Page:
My Childhood Pastor - Phil Hollis

Rev. Phil Hollis
(April 23, 1950 - March 13, 2015)

Yesterday my childhood pastor died in a tragic motorcycle accident in Topeka, Kansas. Pastor Phil is responsible for my spiritual growth through my critical years of elementary and junior high school. I remember sitting in the adult service playing with my Matchbox Cars while listening to Phil's sermons. He is one of just a couple people, outside my family, that made a direct impact on my life which led me to becoming a pastor today. I would consider him my father in the faith.

I gave my heart to Jesus back in 1976, when I was just 7 years old, in the small Assembly of God church in Stanley, Kansas named Faith Chapel where Phil was pastor. He was very passionate in his relationship with Jesus. He would often go door to door around the church inviting people to church.

My dad served as the worship leader, and my mom served as the pianist under Pastor Phil's leadership at Faith Chapel for 5 years. It was a joy watching my parents serve as volunteers in key leadership positions in the church. Then many years later Phil's two kids, Jason and Brandon Hollis, would join me in starting Mercy Church in Kansas City, both playing critical leadership roles.

Pastor Phil would often tell me, even though I was just a little guy, that God had big plans for me and that one day he believed I would grow up to be a preacher.

The story I am going to share now is nothing short of a gift from God to me. I have been preaching a series entitled, To Infinity and Beyond at Mercy Church this month.  This week the theme is Living Beyond Yourself which is about the importance of leaving a spiritual heritage. While preparing for the message I called Pastor Phil to let him know how much I appreciated his investment in me as my pastor as a kid growing up. We ended up reminiscing about those early days in my life, 1978 - 1983. I hadn't spoken to him at any length for many years previous and getting to talk just two days before his passing was a gift. Pastor Phil, thank you for those minutes on the phone, you will be missed!

Please pray for Phil's wife, Sheila and his boys Jason and Brandon Hollis and both their families!

A Growing Faith

I was enjoying a great cup of coffee at Kaldi's Coffee on the Plaza here in Kansas City the other day when someone recognized me and proceeded to ask me some questions about faith and spirituality. I always enjoy those conversations!

The Question: 
If I want to grow spiritually, what should I do?

My Answer:
That's easy; and you can start today! I will admit this will seem elementary, but I can promise you the things that are easy to do are easy NOT to do. Many many Christians are failing to do many of the things I will put here. But if you do them your faith will grow so far beyond what you would have ever thought it could. I will admit though, each of these things must be done, you can't skip any of them. Now, don't get legalistic here or overwhelmed! It's the principles behind each thing that are important, and you can think outside the box of just how to accomplish them.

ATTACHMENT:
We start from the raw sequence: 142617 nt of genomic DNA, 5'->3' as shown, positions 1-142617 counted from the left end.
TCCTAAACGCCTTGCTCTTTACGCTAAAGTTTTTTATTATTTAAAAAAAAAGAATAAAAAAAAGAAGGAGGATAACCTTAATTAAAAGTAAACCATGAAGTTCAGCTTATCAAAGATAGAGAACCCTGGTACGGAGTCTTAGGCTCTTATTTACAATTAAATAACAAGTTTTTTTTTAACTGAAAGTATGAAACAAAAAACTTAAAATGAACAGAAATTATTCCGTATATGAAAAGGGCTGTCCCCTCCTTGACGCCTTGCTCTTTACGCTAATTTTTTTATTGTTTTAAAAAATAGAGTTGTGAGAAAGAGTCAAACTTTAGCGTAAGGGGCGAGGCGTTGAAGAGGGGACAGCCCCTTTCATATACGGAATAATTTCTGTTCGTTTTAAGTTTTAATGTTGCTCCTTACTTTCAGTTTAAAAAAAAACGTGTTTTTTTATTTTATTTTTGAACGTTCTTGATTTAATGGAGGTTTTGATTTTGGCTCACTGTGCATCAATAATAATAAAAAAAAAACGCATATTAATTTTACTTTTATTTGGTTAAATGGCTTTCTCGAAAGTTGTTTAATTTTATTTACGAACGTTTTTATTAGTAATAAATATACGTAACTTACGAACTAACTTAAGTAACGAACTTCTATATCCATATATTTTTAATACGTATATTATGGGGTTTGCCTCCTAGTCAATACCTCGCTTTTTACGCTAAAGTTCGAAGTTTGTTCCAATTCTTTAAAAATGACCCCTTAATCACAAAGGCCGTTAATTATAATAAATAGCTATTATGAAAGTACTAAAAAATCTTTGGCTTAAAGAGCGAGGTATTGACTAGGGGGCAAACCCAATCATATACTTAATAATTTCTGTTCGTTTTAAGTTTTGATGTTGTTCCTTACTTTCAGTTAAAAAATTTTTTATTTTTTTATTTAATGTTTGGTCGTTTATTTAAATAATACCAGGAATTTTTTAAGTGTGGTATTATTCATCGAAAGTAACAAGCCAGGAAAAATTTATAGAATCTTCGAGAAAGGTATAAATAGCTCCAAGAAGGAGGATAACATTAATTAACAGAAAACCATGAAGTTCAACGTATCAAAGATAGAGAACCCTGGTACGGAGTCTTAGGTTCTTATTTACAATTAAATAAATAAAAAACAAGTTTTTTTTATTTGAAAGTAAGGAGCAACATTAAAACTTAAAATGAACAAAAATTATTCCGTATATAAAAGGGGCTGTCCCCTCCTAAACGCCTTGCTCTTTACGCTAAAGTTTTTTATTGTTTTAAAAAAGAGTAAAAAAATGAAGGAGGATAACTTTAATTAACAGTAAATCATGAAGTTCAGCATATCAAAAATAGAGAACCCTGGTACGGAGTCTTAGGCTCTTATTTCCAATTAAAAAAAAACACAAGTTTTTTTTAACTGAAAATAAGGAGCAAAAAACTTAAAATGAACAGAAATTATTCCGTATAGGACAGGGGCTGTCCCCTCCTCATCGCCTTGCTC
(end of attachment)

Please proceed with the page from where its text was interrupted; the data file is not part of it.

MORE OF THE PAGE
It's like a marriage; there are things you must do to have a healthy happy growing relationship with your spouse. But, it's more the principles behind each thing we must do that is important not just the thing itself. Make sense? Some people, even well meaning (though mis-informed, and even mis-led), feel that some of the things I will list here are "too legalistic"... and I believe they are ONLY if you make them that way. You don't need to make them legalistic. They can be what you do as an expression of your love and appreciation to God! In other words, I don't do these things to get God's approval or to get God to love me more or even to stop God from killing me. I do what I do because I love and trust God, and all that I have is His. Period. And that is how we all should live and love! And keeping in mind this is a journey, not a destination ... this is the path I am on, not perfect, but moving in the right direction.


1) Read the Bible. (Study)

Listening to Bible would be the same. Depending on my schedule I do both.

Psalms 119:105 Thy word is a lamp unto my feet, and a light unto my path.

2) Pray. (Meditation)

Simply communication. Talking and listening.

Luke 18:1 Then Jesus told his disciples a parable to show them that they should always pray and not give up.

3) Give. (Generosity) 

  • Giving Financial (Contributions)

It's unfortunate, but many Christians get hung up on this one issue for one reason or another and miss out on a level of blessing from the Lord that is theirs if they'd only obey.

I do believe and teach in 'Tithing' giving a tenth of your earnings to your local church, though I am also okay with people being givers of a regular amount whatever % that is. I've heard some people who reject the 'tithe' teaching to only find out that it was because they don't give anything.

2 Corinthians 9:6 But this I say, He which sows sparingly shall reap also sparingly; and he which sows bountifully shall reap also bountifully.  

  • Giving Time (Volunteer)

I feel, at least from my personal experience, Christians (and even those who do not consider themselves Christians) do a pretty good job here. I have people ask, "well isn't giving my time like giving money?" And the answer is - no, it's not. Giving of your money takes way more faith, trust, love and commitment, hence the reason it's so difficult for people to do. And why people make every excuse under the sun not to give, even so-called 'Biblical' excuses about "the tithe being an Old Testament thing ... and we don't have to do it." etc. All an attempt to feel better about what we do or don't do.